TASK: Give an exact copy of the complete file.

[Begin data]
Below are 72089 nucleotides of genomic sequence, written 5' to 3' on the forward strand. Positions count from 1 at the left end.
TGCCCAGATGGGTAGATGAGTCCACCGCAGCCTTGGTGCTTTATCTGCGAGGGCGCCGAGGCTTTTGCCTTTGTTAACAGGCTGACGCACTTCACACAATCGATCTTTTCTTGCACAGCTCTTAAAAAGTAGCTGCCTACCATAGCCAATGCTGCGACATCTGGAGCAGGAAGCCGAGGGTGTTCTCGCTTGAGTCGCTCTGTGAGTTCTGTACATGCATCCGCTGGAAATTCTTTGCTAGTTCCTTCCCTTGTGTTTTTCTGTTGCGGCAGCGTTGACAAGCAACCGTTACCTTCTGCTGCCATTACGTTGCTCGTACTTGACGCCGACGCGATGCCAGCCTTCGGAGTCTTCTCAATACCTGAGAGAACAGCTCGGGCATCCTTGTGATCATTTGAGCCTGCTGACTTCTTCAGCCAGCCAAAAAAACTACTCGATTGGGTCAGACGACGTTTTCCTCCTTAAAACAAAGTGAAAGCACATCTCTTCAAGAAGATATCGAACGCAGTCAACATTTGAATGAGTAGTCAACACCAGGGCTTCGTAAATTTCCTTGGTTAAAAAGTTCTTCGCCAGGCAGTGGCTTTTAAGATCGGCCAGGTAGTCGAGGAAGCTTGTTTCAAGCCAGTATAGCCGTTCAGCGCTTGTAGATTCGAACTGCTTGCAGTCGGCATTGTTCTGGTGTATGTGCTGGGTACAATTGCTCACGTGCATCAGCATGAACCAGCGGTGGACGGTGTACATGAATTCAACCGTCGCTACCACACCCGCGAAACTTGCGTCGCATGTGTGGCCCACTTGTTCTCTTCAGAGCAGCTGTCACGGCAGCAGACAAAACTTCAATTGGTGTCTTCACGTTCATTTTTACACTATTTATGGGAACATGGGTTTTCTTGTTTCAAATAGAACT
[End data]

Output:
Below are 72089 nucleotides of genomic sequence, written 5' to 3' on the forward strand. Positions count from 1 at the left end.
TGCCCAGATGGGTAGATGAGTCCACCGCAGCCTTGGTGCTTTATCTGCGAGGGCGCCGAGGCTTTTGCCTTTGTTAACAGGCTGACGCACTTCACACAATCGATCTTTTCTTGCACAGCTCTTAAAAAGTAGCTGCCTACCATAGCCAATGCTGCGACATCTGGAGCAGGAAGCCGAGGGTGTTCTCGCTTGAGTCGCTCTGTGAGTTCTGTACATGCATCCGCTGGAAATTCTTTGCTAGTTCCTTCCCTTGTGTTTTTCTGTTGCGGCAGCGTTGACAAGCAACCGTTACCTTCTGCTGCCATTACGTTGCTCGTACTTGACGCCGACGCGATGCCAGCCTTCGGAGTCTTCTCAATACCTGAGAGAACAGCTCGGGCATCCTTGTGATCATTTGAGCCTGCTGACTTCTTCAGCCAGCCAAAAAAACTACTCGATTGGGTCAGACGACGTTTTCCTCCTTAAAACAAAGTGAAAGCACATCTCTTCAAGAAGATATCGAACGCAGTCAACATTTGAATGAGTAGTCAACACCAGGGCTTCGTAAATTTCCTTGGTTAAAAAGTTCTTCGCCAGGCAGTGGCTTTTAAGATCGGCCAGGTAGTCGAGGAAGCTTGTTTCAAGCCAGTATAGCCGTTCAGCGCTTGTAGATTCGAACTGCTTGCAGTCGGCATTGTTCTGGTGTATGTGCTGGGTACAATTGCTCACGTGCATCAGCATGAACCAGCGGTGGACGGTGTACATGAATTCAACCGTCGCTACCACACCCGCGAAACTTGCGTCGCATGTGTGGCCCACTTGTTCTCTTCAGAGCAGCTGTCACGGCAGCAGACAAAACTTCAATTGGTGTCTTCACGTTCATTTTTACACTATTTATGGGAACATGGGTTTTCTTGTTTCAAATAGAACT